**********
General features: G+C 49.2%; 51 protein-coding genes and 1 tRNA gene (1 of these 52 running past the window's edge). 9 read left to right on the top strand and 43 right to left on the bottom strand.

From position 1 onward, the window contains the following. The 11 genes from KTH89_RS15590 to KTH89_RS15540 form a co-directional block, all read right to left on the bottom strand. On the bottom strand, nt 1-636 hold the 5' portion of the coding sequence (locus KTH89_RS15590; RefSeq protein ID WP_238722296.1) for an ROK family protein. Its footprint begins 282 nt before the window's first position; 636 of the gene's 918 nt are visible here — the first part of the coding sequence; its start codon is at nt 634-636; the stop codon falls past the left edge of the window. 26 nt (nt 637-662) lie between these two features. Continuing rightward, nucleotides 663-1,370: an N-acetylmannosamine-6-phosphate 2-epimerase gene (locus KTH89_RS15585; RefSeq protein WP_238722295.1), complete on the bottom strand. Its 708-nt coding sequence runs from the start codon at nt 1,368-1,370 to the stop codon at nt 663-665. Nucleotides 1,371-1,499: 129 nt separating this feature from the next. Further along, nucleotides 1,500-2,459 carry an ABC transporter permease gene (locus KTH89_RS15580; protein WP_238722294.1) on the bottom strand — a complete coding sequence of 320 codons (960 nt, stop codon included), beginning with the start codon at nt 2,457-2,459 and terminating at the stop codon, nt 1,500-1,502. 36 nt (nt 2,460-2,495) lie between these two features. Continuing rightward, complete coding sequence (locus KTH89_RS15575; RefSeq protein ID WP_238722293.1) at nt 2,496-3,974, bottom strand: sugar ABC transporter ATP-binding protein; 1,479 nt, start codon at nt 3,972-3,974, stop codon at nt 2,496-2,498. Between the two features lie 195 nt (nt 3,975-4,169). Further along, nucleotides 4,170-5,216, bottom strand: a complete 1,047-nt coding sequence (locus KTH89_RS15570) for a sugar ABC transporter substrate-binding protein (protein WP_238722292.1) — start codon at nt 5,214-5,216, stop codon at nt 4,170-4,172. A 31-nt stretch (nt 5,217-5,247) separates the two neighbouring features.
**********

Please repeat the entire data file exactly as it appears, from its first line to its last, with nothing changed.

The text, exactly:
General features: G+C 49.2%; 51 protein-coding genes and 1 tRNA gene (1 of these 52 running past the window's edge). 9 read left to right on the top strand and 43 right to left on the bottom strand.

From position 1 onward, the window contains the following. The 11 genes from KTH89_RS15590 to KTH89_RS15540 form a co-directional block, all read right to left on the bottom strand. On the bottom strand, nt 1-636 hold the 5' portion of the coding sequence (locus KTH89_RS15590; RefSeq protein ID WP_238722296.1) for an ROK family protein. Its footprint begins 282 nt before the window's first position; 636 of the gene's 918 nt are visible here — the first part of the coding sequence; its start codon is at nt 634-636; the stop codon falls past the left edge of the window. 26 nt (nt 637-662) lie between these two features. Continuing rightward, nucleotides 663-1,370: an N-acetylmannosamine-6-phosphate 2-epimerase gene (locus KTH89_RS15585; RefSeq protein WP_238722295.1), complete on the bottom strand. Its 708-nt coding sequence runs from the start codon at nt 1,368-1,370 to the stop codon at nt 663-665. Nucleotides 1,371-1,499: 129 nt separating this feature from the next. Further along, nucleotides 1,500-2,459 carry an ABC transporter permease gene (locus KTH89_RS15580; protein WP_238722294.1) on the bottom strand — a complete coding sequence of 320 codons (960 nt, stop codon included), beginning with the start codon at nt 2,457-2,459 and terminating at the stop codon, nt 1,500-1,502. 36 nt (nt 2,460-2,495) lie between these two features. Continuing rightward, complete coding sequence (locus KTH89_RS15575; RefSeq protein ID WP_238722293.1) at nt 2,496-3,974, bottom strand: sugar ABC transporter ATP-binding protein; 1,479 nt, start codon at nt 3,972-3,974, stop codon at nt 2,496-2,498. Between the two features lie 195 nt (nt 3,975-4,169). Further along, nucleotides 4,170-5,216, bottom strand: a complete 1,047-nt coding sequence (locus KTH89_RS15570) for a sugar ABC transporter substrate-binding protein (protein WP_238722292.1) — start codon at nt 5,214-5,216, stop codon at nt 4,170-4,172. A 31-nt stretch (nt 5,217-5,247) separates the two neighbouring features.